Technical sufficiency at high altitude is a very important heading. In this heading, besides the secure climbing on different terrain like ice, rock, glacier at altitude, it would also be a “must” to evaluate items like camping that is considered non-technical. Generally it is not believed that a successful climb requires sufficiency in camping. However, to pitch the tent that you will spend most of your time during the climb very strongly, or to pitch it in every condition requires technical knowledge.

After a day of hard climbing, showing the like performance of the day before depends on the rest, the food and drink you consume. To achieve all of this depends on the camping training you took before.

What is mentioned by the mountaineering training is not the techniques of climbing and camping learned right before the expedition.  First of all everything it must not be forgotten that technical ignorance at the mountain causes serious problems and according to this required trainings should be learned from the authorized institutions and practiced. University mountaineering clubs are the leading institutions to get these training in the proper way. They are the centers with years of experience that give training of technical climbing and camping that spread to several years. All the members of the Everest Team are athletes that got the mountaineering trainings from Middle East Technical University Mountaineering and Winter Sports Club and that transferred these trainings to the coming generations afterwards.


As mentioned above, to be trained in areas like technical climbing and camping are necessary factors for an individual to be self sufficient. But the success at high altitude passes from taking advantage of the techniques obtained afterwards these trainings as an instinct at very severe conditions.  For example you have to comfortable as you have united with ice axe and crampon while you are passing an ice stage. Using all the equipment on you even when your eyes are closed or tying the knot correctly, gives you the provides you to climb securely while your tackling with the affects of high altitude. This is only achieved by using these techniques as many times as possible, which is possible only by experience.

Besides climbing in various regions and situations, one of the most important means of gaining experience is transferring knowledge. A way to consolidate the techniques learnt is to teach them to new mountaineers. University clubs again deserve to be called the pioneers about this subject. A system comprised of one gaining the knowledge, teaching the new comers has been the foundation of such a sound system which ensures the continuity and the consolidation.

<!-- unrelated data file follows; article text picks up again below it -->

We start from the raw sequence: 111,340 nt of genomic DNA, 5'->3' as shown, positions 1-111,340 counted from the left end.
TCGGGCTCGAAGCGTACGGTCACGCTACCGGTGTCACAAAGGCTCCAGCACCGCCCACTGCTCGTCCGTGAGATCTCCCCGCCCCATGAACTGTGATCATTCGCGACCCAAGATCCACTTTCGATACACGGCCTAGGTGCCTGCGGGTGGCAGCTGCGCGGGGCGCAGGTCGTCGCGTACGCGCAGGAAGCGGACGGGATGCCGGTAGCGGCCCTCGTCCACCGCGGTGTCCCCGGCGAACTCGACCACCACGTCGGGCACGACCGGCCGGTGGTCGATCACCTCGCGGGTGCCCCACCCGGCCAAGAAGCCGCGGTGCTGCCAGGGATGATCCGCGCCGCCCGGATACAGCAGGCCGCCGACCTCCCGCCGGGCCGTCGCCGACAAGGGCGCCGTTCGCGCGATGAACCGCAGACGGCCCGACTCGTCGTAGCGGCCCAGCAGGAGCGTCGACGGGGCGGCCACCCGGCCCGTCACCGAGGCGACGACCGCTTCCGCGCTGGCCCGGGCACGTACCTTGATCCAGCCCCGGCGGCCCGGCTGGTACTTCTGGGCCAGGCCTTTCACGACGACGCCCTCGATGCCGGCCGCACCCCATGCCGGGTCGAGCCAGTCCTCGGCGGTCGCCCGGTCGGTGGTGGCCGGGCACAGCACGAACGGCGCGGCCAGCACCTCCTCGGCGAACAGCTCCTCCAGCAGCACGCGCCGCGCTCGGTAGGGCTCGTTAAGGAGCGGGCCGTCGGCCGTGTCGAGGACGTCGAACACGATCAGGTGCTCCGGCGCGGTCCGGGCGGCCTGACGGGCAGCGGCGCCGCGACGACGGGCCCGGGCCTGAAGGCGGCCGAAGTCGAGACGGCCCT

Like many other sport branches, motivation plays an important role for mountaineering and especially in high altitude mountaineering. Leaving the weather conditions out of the equation, you may have high level of physical performance and technical skills and may have the required experience, but you may not be able to reach the summit unless you are motivated enough to carry your motivation. High altitude mountaineering is a very different sport. Since a summit attempt can last for 1-2 months, it requires a continuous concentration and involves a lot of stress. For that reason, what you are living in the mountain is a very concentrated version of what you are experiencing in life. Hesitations, happiness, tensions, exuberance, fear are all emotions that climbers encounter during the climb. It is really very hard to keep the motivation together when all these emotions are mixed together. During the climb, all the factors that dissuade individuals increase. Each athlete has found his/her own way to cope with these factors. To divide the summit target into smaller daily targets is a method generally used. The method varies from individual to individual with varying personality attributes.